A Caribbean country on the verge of collapse. A small town called Boundary. A rambling house inhabited by three generations of the Abrahams family. And a little girl who is trying to make sense of it all.
Bethany Bettany is five years old when her father dies and her mother leaves her to fend for herself in the Abrahams household. The place simmers with resentment: her uncles and aunts think her mother killed her father; her grandmother refuses to leave her room. Bethany is the scapegoat for it all.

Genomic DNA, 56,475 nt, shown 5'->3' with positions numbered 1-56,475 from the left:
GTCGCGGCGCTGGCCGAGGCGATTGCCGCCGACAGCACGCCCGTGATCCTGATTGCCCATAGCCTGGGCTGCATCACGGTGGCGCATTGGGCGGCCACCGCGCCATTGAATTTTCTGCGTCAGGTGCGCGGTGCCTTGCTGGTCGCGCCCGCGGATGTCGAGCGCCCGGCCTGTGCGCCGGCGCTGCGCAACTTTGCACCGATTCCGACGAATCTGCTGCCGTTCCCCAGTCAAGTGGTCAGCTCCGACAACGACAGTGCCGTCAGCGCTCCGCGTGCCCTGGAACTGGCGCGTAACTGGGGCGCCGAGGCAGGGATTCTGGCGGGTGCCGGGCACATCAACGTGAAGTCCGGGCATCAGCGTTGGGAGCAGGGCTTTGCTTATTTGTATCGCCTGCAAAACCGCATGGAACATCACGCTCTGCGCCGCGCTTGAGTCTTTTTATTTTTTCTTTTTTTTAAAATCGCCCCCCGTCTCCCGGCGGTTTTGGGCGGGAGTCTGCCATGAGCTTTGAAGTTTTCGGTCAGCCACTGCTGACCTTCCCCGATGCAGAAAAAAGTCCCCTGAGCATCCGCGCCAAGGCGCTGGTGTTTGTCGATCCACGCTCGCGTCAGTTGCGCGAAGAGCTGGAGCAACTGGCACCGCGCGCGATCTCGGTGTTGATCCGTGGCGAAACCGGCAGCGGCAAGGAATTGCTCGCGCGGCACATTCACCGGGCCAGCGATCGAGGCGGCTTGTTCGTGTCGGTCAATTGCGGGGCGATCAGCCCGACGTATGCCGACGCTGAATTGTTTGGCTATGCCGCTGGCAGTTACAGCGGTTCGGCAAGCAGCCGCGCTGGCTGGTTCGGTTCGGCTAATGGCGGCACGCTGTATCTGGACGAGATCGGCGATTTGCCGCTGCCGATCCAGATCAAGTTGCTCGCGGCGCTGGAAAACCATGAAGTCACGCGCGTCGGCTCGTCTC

In Bethany, D'Aguiar has created both a loveable character and a symbol for the search of a nation to make itself whole. If Boundary is Guyana, then Bethany Bettany - a girl torn between two names - is the spirit of its people poised for flight.
Fred D'aguiar was brought up in Guyana. After completing his secondary education in London, he trained as a psychiatric nurse, then read English at the University of Kent and the University of Warwick. He has won several awards for his poetry.
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